Mount Saint Helena
|Elevation||4,724 ft (1,440 m)|
|Length||52 mi (84 km) northwest-southeast|
|Parent range||California Coast Ranges|
The Mayacamas Mountains are located in northwestern California in the United States. The mountains, part of the Inner Coast Ranges among the California Coast Ranges, are found south of the Mendocino Range, west of Clear Lake, and east of Ukiah, and extend south into Napa and Sonoma counties. The range stretches for 52 mi (80 km) in a northwest-southeasterly direction, and reaches an elevation of 4,724 ft (1,440 m) above sea level at Cobb Mountain in the central part of the chain. There are several other peaks over 2,500 feet (750 m), including Mount Saint Helena and Hood Mountain. These peaks are sufficiently high to retain some snow cover in winter. Several streams rise in the Mayacmas Mountains including Mark West Creek, Sonoma Creek, Calabazas Creek, Arroyo Seco Creek, Putah Creek, and Santa Rosa Creek. In prehistoric times of about ten million years ago, these mountains are thought to have been densely forested in Mendocino Cypress.
According to Gudde: "The mountain chain, forming the divide of the headwaters of Russian River and Clear Lake, was named for the Native American tribes on the west slope, probably a division of the Yuki. According to Barrett (Pomo, p. 269), there was a Yukian Wappo village, Maiya'kma, one mile south of Calistoga. Serro de los Mallacomes (Mount Saint Helena) is shown on a diseno of the Rancho Caymus grant (1836). Later the name appears in the title and on the disenos of the Rancho Mallacomes y Plano de Agua Caliente or Moristul land grant, dated September 3, 1841, and October 11 and 14, 1843. The present spelling is used in the Statutes of 1850 (pp. 60 f.). Although this version was also used by the Whitney Survey, confusion persists to the present day. The Geographic Board (Fifth Report) decided for Miyakma, but in 1941 it reversed this decision in favor of Mayacamas ('not Miyakma, Cobb Mountain Range, Malacomas, Mayacamas, nor St. Helena Range'). The stream is still called Maacama Creek."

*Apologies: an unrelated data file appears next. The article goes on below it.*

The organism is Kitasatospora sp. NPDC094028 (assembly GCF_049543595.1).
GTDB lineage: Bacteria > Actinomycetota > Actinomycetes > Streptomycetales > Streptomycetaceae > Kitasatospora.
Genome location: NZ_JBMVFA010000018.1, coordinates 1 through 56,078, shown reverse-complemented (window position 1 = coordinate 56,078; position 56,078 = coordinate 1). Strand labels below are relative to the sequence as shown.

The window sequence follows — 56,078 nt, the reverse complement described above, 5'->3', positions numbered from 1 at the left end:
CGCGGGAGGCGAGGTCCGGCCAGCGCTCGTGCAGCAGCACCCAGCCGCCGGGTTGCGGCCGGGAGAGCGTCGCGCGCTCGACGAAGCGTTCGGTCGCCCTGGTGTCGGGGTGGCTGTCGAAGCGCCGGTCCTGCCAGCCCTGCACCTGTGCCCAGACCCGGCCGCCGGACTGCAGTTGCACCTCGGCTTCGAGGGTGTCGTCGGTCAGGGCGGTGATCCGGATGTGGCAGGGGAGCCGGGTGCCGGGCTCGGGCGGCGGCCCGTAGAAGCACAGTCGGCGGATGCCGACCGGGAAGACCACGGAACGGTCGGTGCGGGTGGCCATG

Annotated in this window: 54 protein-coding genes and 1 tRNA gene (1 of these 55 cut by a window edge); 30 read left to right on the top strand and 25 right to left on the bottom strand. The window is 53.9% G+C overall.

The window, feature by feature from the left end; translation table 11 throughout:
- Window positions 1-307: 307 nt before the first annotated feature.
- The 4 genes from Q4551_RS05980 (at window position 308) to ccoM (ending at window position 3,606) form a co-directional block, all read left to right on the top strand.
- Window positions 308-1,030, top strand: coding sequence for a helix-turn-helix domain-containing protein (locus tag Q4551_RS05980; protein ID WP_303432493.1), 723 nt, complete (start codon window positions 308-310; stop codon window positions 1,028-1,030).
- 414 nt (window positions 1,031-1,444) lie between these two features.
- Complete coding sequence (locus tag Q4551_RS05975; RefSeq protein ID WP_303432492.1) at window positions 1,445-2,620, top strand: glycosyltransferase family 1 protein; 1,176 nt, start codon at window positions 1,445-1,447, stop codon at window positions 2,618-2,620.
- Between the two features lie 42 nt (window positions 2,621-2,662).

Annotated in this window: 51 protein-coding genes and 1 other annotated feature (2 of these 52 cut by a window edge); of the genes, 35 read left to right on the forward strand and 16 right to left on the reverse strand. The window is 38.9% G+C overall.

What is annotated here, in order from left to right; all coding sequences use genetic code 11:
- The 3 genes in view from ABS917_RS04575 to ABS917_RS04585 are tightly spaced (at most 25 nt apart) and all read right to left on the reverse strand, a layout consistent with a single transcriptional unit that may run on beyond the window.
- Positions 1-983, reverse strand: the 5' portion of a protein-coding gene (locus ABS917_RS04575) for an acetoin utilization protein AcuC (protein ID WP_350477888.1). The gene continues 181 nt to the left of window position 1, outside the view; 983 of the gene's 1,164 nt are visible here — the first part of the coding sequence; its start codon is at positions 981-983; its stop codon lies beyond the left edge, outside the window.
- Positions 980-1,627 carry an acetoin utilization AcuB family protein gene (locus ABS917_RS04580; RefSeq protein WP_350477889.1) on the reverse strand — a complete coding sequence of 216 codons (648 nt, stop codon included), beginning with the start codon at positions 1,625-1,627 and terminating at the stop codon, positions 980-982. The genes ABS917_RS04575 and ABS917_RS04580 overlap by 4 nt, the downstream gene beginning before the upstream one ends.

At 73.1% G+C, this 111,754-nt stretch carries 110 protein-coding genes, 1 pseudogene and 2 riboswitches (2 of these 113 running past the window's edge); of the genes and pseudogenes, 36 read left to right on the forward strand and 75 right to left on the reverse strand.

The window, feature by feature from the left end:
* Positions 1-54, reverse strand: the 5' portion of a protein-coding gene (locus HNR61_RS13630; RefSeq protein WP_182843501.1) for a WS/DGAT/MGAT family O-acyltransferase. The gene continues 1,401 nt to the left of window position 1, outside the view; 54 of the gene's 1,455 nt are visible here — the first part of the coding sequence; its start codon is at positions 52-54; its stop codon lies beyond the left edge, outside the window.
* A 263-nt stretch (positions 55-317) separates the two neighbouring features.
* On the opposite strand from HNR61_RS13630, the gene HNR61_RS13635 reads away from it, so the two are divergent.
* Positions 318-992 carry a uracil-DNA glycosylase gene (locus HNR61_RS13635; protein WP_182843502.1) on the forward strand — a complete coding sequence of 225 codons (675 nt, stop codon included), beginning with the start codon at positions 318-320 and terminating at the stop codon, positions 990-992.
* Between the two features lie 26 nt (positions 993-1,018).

See also 
- Allan, Stuart (2005). California Road and Recreation Atlas. Benchmark Maps. p. 63. ISBN 0-929591-80-1.